Angiogenesis is important in the proliferation of inflammatory synovial tissue. Vascular endothelial growth factor (VEGF) is an endothelial cell mitogen that is also angiogenic in vivo. We examined the potential role of VEGF in mediating chemotaxis and proliferation of endothelial cells in rheumatoid arthritis (RA) using samples of synovial tissue and synovial fluid from 55 arthritic patients. Synovial fluid VEGF by ELISA was higher in RA synovial fluids (386 ± 122 ng/ml) (SE) compared with osteoarthritis (OA) synovial fluids (<0.8 ng/ml) (p < 0.05) or synovial fluids from patients with other arthritides (6.6 ± 2 ng/ml). In addition to its known mitogenic properties, we found that human rVEGF was chemotactic for HUVECs at concentrations above 0.02 nM. Incubation of RA synovial fluids with neutralizing anti-VEGF resulted in 23 to 66% (mean 53 ± 4%) inhibition of HUVEC chemotaxis. Conditioned medium from four of five RA synovial tissue explants was mitogenic for bovine adrenal capillary endothelial cells. Anti- VEGF neutralized from 19 to 42% (mean 28 ± 4%) of this mitogenic activity. To determine the cellular source of VEGF in synovial tissue, we employed immunohistochemistry. VEGF+ cells were rarely (<1%+) found in normal synovial tissues. In contrast, RA and OA synovial tissues exhibited VEGF+ lining cells (8% and 13%, respectively). A few synovial tissue macrophages were VEGF+ in both RA and OA (5% and 2%, respectively). These results elucidate a newly described function for VEGF as a potent chemotaxin for endothelial cells as well as a role for VEGF in RA-associated endothelial migration and proliferation.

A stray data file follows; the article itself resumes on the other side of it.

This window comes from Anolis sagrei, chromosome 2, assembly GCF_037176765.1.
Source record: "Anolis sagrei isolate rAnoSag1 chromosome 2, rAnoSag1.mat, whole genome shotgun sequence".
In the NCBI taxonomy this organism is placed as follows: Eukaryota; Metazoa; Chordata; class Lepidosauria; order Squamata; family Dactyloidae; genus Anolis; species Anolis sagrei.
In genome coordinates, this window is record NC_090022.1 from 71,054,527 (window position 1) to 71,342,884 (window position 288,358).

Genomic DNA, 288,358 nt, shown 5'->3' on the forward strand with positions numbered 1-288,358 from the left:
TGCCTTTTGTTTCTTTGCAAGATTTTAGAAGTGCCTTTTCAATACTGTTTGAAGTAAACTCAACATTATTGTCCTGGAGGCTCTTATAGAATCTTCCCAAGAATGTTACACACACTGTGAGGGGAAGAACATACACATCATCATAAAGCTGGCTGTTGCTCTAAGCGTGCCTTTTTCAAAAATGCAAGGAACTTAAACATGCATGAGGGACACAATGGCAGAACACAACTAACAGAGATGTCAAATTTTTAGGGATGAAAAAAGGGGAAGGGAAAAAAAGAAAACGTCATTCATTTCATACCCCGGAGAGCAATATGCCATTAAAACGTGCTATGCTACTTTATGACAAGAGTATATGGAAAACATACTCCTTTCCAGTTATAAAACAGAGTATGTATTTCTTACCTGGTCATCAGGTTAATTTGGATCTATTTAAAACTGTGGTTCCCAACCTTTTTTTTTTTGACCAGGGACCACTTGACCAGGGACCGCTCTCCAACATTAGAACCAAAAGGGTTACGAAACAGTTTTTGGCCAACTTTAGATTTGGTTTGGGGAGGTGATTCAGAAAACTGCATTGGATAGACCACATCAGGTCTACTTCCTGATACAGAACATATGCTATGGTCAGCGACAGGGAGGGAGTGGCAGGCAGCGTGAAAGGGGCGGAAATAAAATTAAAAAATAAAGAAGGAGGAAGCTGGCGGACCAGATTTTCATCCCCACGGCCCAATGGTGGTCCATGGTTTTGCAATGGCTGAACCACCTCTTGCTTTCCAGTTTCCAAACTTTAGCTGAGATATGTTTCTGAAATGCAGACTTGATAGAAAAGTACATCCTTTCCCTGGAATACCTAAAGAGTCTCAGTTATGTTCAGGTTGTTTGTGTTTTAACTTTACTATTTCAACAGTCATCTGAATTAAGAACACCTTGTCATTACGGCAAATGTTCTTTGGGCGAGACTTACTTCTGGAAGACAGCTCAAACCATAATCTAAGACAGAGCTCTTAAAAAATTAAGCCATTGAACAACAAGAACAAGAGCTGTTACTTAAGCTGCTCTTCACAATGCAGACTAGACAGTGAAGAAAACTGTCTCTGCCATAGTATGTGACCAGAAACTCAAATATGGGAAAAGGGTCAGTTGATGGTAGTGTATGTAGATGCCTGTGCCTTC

|Original language||English (US)|
|Number of pages||8|
|Journal||Journal of Immunology|
|State||Published - Apr 15 1994|
ASJC Scopus subject areas
- Immunology and Allergy